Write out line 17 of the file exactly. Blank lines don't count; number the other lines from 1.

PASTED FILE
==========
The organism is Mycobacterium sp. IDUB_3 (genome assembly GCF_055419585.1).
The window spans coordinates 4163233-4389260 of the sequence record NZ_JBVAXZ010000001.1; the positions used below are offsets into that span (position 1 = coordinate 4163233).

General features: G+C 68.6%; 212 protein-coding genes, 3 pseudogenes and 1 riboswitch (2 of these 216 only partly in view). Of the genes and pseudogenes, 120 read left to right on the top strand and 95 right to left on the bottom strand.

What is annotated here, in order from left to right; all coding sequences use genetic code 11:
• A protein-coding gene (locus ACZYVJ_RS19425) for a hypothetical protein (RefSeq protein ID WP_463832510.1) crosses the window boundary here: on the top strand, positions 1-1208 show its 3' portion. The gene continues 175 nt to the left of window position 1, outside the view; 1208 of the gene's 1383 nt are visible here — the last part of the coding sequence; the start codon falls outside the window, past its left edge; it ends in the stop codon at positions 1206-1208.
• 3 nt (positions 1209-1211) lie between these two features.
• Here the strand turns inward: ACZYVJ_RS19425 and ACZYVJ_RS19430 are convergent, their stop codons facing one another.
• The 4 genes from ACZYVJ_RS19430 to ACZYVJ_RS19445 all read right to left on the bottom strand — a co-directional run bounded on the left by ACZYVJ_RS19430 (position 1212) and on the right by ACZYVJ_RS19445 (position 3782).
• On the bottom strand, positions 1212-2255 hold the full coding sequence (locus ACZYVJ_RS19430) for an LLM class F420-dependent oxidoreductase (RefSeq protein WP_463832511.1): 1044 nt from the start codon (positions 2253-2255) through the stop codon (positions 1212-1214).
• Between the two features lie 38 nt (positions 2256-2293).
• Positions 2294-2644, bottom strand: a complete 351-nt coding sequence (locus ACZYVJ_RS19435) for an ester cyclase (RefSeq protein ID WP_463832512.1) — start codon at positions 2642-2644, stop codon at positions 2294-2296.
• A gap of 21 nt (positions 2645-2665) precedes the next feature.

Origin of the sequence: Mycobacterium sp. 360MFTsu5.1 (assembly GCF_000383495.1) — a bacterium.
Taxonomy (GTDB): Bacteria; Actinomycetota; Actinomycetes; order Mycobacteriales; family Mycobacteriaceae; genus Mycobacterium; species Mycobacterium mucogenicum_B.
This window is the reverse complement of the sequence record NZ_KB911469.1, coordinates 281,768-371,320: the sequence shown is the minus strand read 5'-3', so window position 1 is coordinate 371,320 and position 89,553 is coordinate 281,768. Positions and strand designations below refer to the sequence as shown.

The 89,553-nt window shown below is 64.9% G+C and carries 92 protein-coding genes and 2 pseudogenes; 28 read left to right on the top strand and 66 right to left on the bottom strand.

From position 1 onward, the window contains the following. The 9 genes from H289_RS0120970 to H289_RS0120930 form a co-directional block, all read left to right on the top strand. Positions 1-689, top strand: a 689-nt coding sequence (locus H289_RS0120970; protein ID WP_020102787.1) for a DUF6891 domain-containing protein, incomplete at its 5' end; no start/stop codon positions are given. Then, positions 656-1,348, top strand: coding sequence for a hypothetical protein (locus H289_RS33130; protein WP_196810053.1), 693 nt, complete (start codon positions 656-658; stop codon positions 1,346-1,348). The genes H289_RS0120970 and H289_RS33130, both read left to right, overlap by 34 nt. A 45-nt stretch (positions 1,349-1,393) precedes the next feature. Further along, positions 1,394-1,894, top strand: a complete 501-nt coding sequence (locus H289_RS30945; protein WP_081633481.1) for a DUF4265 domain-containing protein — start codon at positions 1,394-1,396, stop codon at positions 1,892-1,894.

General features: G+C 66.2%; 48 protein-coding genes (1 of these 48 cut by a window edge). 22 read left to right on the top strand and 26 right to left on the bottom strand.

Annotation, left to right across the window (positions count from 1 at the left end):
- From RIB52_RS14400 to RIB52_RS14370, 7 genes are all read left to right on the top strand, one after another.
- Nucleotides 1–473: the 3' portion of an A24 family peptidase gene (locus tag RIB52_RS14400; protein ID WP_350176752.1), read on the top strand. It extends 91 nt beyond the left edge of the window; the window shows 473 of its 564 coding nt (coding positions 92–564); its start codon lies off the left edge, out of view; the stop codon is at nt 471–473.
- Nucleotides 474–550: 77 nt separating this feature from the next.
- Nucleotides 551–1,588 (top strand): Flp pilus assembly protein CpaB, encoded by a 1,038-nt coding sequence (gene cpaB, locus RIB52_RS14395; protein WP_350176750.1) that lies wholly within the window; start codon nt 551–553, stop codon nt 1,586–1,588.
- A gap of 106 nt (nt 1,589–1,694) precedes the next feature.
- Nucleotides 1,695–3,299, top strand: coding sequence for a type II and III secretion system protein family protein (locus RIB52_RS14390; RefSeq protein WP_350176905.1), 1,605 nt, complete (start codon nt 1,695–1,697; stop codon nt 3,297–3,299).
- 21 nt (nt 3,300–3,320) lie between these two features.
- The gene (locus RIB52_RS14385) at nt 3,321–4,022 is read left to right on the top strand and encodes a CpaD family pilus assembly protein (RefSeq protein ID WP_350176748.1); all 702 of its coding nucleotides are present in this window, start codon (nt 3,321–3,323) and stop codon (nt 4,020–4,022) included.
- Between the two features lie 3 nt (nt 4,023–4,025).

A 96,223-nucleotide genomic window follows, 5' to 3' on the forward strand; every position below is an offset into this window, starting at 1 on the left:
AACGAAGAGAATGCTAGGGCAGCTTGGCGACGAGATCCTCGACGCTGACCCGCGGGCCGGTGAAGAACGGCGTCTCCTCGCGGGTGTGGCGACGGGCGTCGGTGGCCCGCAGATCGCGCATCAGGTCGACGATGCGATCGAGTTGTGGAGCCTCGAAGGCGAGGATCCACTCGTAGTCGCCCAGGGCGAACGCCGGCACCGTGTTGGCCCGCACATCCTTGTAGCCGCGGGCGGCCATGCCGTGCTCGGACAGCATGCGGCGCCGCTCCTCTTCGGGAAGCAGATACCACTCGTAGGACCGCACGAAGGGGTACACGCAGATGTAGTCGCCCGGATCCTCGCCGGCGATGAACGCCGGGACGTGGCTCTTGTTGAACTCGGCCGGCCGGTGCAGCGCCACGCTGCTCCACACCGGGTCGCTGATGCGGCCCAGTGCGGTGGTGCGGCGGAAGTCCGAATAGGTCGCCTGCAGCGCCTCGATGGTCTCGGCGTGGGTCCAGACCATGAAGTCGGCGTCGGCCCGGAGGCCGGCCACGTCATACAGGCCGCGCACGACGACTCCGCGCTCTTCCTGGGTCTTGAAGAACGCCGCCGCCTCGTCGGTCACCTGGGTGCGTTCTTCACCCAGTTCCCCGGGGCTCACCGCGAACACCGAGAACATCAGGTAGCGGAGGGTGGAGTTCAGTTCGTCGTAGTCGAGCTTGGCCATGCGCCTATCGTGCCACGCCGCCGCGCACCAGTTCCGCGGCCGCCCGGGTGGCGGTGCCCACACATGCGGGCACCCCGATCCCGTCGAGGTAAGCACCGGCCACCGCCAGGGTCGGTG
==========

From position 1 onward, the window contains the following. The 9 genes from H289_RS0120970 to H289_RS0120930 form a co-directional block, all read left to right on the top strand. Positions 1-689, top strand: a 689-nt coding sequence (locus H289_RS0120970; protein ID WP_020102787.1) for a DUF6891 domain-containing protein, incomplete at its 5' end; no start/stop codon positions are given. Then, positions 656-1,348, top strand: coding sequence for a hypothetical protein (locus H289_RS33130; protein WP_196810053.1), 693 nt, complete (start codon positions 656-658; stop codon positions 1,346-1,348). The genes H289_RS0120970 and H289_RS33130, both read left to right, overlap by 34 nt. A 45-nt stretch (positions 1,349-1,393) precedes the next feature. Further along, positions 1,394-1,894, top strand: a complete 501-nt coding sequence (locus H289_RS30945; protein WP_081633481.1) for a DUF4265 domain-containing protein — start codon at positions 1,394-1,396, stop codon at positions 1,892-1,894.